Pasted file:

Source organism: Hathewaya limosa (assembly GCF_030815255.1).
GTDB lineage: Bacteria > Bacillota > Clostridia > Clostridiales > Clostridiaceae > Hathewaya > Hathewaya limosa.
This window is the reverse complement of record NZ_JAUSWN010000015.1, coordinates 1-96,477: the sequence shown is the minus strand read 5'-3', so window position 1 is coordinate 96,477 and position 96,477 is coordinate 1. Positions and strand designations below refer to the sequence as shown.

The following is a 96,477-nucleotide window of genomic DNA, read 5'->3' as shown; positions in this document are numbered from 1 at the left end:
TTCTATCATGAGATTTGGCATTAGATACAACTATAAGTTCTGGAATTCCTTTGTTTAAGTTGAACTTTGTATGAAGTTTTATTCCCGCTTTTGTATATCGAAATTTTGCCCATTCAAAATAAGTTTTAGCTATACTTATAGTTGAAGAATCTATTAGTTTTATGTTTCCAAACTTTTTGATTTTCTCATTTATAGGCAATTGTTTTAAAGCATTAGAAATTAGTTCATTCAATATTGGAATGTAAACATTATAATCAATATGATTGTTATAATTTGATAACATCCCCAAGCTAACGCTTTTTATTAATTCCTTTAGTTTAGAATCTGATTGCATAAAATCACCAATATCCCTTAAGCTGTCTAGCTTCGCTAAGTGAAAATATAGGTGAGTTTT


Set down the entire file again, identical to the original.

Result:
Source organism: Hathewaya limosa (assembly GCF_030815255.1).
GTDB lineage: Bacteria > Bacillota > Clostridia > Clostridiales > Clostridiaceae > Hathewaya > Hathewaya limosa.
This window is the reverse complement of record NZ_JAUSWN010000015.1, coordinates 1-96,477: the sequence shown is the minus strand read 5'-3', so window position 1 is coordinate 96,477 and position 96,477 is coordinate 1. Positions and strand designations below refer to the sequence as shown.

The following is a 96,477-nucleotide window of genomic DNA, read 5'->3' as shown; positions in this document are numbered from 1 at the left end:
TTCTATCATGAGATTTGGCATTAGATACAACTATAAGTTCTGGAATTCCTTTGTTTAAGTTGAACTTTGTATGAAGTTTTATTCCCGCTTTTGTATATCGAAATTTTGCCCATTCAAAATAAGTTTTAGCTATACTTATAGTTGAAGAATCTATTAGTTTTATGTTTCCAAACTTTTTGATTTTCTCATTTATAGGCAATTGTTTTAAAGCATTAGAAATTAGTTCATTCAATATTGGAATGTAAACATTATAATCAATATGATTGTTATAATTTGATAACATCCCCAAGCTAACGCTTTTTATTAATTCCTTTAGTTTAGAATCTGATTGCATAAAATCACCAATATCCCTTAAGCTGTCTAGCTTCGCTAAGTGAAAATATAGGTGAGTTTT